A Teachable Moment

Psychology professor Richard Mayer has been named the 2020-21 Faculty Research Lecturer

In the age of Zoom schooling, few researchers’ work resonates quite like Richard Mayer’s. A distinguished professor of psychology in UC Santa Barbara’s Department of Psychological and Brain Sciences, he studies how people learn — particularly in computer-based environments.

In his more than 40 years at UCSB he has won numerous awards for his contributions. The latest: The UCSB Academic Senate has awarded Mayer the Faculty Research Lecture Award for 2020-21. 

“I congratulate Rich on receiving the highest honor bestowed by UC Santa Barbara’s faculty senate,” said Pierre Wiltzius, executive dean of the College of Letters and Science. “His contributions to the science of learning have greatly advanced both educational theory and practice. As a pioneer in his field and a leading scholar on this campus, he is most deserving of this prestigious recognition.”

“I want to thank the Academic Senate for this exciting recognition,” Mayer said. “Receiving the Faculty Research Lecturer Award means a lot to me, especially because it comes from my UCSB peers. Throughout my 40-plus years at UCSB, I have always felt privileged to be a member of our UCSB academic community.  It is a heartfelt honor for me to be able to work at a university that nurtures and supports research and scholarship.”

Over the years Mayer and his colleagues have developed a theory of how multimedia learning works — that is, how people learn from instruction involving words and graphics — and they’ve amassed a set of 15 evidence-based principles for how to design effective multimedia instruction based on more than 200 experiments. The work, he said, continues a 100-year-long effort in psychology and education to understand how to teach for transfer.

“Looking forward, this work is directly relevant to improving online learning in the age of Zoom and beyond, including designing effective instruction involving video, animation, games, simulations, onscreen pedagogical agents and virtual reality,” Mayer said. “An important implication of our work is that academic learning is caused by instructional methods rather than instructional media, so our focus is on how to adapt the affordances to educational technologies to support how people learn.”

A special focus of Mayer’s recent work concerns how to help students maintain a high level of motivation to learn, especially in an online environment. His lab is exploring the effectiveness of asking students to employ generative learning activities during learning, such as writing explanations in their own words during pauses in an online video lesson.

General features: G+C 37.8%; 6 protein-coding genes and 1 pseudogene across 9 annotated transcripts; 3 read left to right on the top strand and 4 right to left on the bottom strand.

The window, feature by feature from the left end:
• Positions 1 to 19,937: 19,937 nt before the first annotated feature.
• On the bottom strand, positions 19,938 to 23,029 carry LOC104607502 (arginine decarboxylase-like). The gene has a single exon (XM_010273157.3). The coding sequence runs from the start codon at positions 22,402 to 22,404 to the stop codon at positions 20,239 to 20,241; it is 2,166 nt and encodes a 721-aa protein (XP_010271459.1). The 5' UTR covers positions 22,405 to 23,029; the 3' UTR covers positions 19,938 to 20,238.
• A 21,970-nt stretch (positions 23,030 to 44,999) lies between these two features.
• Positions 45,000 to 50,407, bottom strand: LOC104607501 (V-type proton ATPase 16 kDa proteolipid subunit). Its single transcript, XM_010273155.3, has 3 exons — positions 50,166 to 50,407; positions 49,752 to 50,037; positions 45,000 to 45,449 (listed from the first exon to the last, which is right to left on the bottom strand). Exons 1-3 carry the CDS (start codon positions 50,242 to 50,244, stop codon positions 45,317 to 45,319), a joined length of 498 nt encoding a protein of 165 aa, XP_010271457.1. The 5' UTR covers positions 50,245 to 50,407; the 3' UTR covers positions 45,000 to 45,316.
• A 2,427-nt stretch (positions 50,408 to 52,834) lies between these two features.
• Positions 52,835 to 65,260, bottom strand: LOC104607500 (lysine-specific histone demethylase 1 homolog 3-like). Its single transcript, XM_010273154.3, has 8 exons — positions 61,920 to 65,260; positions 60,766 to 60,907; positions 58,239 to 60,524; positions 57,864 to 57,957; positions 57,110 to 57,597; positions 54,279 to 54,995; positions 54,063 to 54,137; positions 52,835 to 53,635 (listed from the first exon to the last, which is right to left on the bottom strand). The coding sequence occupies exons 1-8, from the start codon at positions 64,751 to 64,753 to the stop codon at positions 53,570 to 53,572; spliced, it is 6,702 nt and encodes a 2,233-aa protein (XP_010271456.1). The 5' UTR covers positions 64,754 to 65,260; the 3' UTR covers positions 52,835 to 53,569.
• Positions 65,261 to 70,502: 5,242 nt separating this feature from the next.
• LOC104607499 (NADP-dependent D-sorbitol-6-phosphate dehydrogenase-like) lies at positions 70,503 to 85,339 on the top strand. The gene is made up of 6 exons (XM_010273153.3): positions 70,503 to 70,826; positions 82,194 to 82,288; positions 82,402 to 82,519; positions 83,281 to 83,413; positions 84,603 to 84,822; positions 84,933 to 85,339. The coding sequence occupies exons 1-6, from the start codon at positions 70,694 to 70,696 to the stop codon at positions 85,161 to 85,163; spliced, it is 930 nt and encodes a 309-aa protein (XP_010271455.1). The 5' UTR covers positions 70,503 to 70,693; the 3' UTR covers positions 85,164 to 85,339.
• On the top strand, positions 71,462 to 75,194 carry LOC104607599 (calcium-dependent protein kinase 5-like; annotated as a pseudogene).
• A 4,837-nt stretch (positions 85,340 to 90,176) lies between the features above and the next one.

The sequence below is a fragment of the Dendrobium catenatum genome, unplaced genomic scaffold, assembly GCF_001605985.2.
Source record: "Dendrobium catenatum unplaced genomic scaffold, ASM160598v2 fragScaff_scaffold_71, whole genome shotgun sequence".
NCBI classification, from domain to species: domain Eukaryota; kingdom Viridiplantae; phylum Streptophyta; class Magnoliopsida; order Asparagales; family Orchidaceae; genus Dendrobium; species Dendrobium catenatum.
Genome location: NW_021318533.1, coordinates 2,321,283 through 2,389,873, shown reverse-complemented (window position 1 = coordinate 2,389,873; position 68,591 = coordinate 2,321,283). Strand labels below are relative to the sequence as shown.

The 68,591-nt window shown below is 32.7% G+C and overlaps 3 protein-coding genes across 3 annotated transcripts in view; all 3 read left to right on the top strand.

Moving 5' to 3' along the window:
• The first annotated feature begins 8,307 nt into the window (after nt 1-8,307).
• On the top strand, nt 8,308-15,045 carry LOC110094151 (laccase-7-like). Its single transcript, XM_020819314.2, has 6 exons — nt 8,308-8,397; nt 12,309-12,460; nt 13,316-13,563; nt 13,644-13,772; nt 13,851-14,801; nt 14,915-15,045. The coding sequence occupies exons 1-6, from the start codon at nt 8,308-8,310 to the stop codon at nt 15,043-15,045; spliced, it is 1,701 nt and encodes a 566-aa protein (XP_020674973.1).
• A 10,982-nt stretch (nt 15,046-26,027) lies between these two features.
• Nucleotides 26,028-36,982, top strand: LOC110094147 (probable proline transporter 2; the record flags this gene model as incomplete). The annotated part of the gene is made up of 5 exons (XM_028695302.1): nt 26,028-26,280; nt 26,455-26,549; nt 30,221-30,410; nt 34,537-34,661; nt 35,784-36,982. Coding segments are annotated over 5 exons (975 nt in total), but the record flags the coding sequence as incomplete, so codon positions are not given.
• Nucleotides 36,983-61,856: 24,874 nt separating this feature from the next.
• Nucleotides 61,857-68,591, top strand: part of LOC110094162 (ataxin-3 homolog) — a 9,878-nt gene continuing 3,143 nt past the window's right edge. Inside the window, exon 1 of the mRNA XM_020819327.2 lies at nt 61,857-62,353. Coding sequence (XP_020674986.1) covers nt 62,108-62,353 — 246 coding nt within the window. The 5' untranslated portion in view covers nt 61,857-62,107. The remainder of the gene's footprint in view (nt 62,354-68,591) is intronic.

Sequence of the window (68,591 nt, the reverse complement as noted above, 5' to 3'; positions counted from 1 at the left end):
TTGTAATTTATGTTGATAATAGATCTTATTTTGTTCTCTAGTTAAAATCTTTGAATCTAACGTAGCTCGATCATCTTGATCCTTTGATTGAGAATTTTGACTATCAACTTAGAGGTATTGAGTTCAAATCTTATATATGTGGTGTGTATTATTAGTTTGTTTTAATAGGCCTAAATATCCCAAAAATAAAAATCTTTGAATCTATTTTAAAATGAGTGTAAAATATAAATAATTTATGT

“We also are exploring instructional design features aimed at increasing motivation and positive emotion with online lectures, such as having the instructor maintain eye contact, display human-like gestures, draw as she lectures, and use a happy tone of voice,” he said. “This work is aimed at helping students maintain their interest in online lessons. We also are examining how to design games for training cognitive skills and how to design virtual reality lessons for academic learning.”

For Mayer, his research on learning is theoretical and practical: how to help people learn so they can take their new knowledge and apply it in new situations.

“In a field that is sometimes based on fads, expert opinion, ideology or common practice, my colleagues and I opt to take an evidence-based approach that is grounded in learning theory,” he said. “In this effort, I appreciate the support of my family, my mentors, my colleagues at UCSB and from around the world, my students, my funding agencies, my department, and my campus. I have learned that scientific research is a multidisciplinary, team effort, and I sincerely appreciate the opportunity to be part of the fruitful research environment that UCSB affords.”

Share this article